As soon as possible after you have come up with an idea for an invention, it is a wise idea to contact the office in your workplace that handles intellectual property and complete an invention disclosure form. If you are working in a college or university, you should contact the technology transfer office. If you are working at a company, you should contact the in-house patent attorney. This form will typically request information on the invention including a description of the invention, its purpose, advantages, and possible applications, names of the inventors, and information on any information you may have provided anyone in the course of your work regarding the invention including names and dates.
Sometimes when a patent is filed another individual or group of individuals may come forward to contest the patent. This can be done at any time before or after patent filed and the practice is referred to as interference. The key to successfully defending a patent is evidence of the dates of conception and reduction to practice. The individual or individuals who can successfully demonstrate that they in fact came up with the invention first will ultimately be viewed by the law as the rightful owners of the patent.
Inventions are viewed by the law as personal property and as such can be sold or mortgaged to other individuals or companies. When an inventor transfers his/her legal rights to another individual or group of individuals, the recipient is referred to as the assignee. As student working on a research project in someone else's laboratory, you may be under an obligation to assign ownership of an invention to your employer, likely either a college or university or a corporation.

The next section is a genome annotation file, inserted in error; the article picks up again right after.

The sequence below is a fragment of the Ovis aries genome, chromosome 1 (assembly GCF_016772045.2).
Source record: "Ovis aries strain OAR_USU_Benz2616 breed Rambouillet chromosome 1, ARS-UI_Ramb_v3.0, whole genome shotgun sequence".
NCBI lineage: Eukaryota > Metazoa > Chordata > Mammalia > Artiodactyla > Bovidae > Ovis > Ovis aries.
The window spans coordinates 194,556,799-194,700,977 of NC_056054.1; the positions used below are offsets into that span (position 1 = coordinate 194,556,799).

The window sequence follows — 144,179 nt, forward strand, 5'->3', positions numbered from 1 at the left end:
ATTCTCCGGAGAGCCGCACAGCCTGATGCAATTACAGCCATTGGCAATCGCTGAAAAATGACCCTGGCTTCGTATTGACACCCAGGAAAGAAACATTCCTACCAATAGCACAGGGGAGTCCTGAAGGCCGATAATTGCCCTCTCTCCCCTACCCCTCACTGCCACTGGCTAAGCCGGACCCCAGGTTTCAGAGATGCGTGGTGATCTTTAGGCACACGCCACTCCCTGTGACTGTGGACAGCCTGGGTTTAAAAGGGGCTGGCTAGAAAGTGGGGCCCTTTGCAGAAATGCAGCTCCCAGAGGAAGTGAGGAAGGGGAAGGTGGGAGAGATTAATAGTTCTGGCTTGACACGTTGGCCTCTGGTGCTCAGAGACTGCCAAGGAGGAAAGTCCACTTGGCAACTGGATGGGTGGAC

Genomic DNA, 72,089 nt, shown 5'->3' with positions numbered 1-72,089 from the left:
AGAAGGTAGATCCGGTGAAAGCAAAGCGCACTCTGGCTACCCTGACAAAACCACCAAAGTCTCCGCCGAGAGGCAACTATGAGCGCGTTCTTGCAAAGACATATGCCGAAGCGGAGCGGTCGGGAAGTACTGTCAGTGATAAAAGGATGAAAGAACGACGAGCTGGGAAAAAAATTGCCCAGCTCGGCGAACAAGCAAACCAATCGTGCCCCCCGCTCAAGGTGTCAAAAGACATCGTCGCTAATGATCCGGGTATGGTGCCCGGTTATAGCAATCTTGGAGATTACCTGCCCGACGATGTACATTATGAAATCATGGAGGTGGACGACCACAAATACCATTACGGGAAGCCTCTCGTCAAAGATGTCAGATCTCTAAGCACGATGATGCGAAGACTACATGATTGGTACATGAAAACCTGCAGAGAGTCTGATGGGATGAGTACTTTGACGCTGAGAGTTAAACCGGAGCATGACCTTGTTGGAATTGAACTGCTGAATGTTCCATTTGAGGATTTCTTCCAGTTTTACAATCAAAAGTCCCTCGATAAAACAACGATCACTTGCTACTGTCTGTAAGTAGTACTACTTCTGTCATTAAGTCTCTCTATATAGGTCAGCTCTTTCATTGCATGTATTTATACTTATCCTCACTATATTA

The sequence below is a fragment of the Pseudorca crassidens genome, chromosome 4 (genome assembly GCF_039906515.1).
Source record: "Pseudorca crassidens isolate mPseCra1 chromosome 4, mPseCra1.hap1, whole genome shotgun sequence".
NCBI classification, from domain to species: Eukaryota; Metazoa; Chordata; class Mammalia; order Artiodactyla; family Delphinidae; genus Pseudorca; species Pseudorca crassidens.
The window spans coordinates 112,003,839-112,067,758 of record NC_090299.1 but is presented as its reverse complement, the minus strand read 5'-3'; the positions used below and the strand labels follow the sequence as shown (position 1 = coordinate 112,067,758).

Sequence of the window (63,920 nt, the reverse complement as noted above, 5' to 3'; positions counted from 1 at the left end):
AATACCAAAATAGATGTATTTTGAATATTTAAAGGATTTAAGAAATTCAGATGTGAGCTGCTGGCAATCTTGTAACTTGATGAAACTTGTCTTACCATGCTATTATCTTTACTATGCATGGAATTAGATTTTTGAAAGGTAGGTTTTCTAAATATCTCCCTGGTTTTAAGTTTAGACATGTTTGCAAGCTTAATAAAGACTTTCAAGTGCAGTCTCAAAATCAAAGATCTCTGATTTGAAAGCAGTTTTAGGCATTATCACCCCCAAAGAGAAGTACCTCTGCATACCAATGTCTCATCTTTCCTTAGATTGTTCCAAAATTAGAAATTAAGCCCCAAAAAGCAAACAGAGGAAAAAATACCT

The whole idea behind obtaining a patent is to realize profit from the commercialization of the invention. Inventors will typically sell their inventions to companies which are able to commercialize their inventions. This practice is referred to as licensing. Once the technology from a patent is licensed and commercialized, the patent's inventors may receive a share of the licensing royalties if the invention is profitable. At colleges and universities, patents and patent royalties benefit not only the inventors but their academic departments or units, support the institution's educational, research, and public service missions, and enhance the institution's reputation.
The United States Patent and Trademark Office
In the United States, patent applications must be filed with the U.S. Patent and Trademark Office (USPTO). The USPTO maintains a full-text, keyword searchable database of all U.S. patent applications and granted patents that may be accessed by the public at no cost on-line.
Types of Patents
There are several types of patents. We will consider three here. Provisional patents are the easiest to obtain and are generally good for 1 year from the date of filing. These patents require little more than a basic description of the invention, the identity of the inventors and the claims do not need to be specified. Provisional applications are often filed by inventors to obtain the necessary time with which to reduce to practice their inventions in support of U.S. utility or a Patent Cooperation Treaty (PCT) applications. U.S. utility patents provide patent protection within the United States while PCT applications provide international protection in over 100 countries.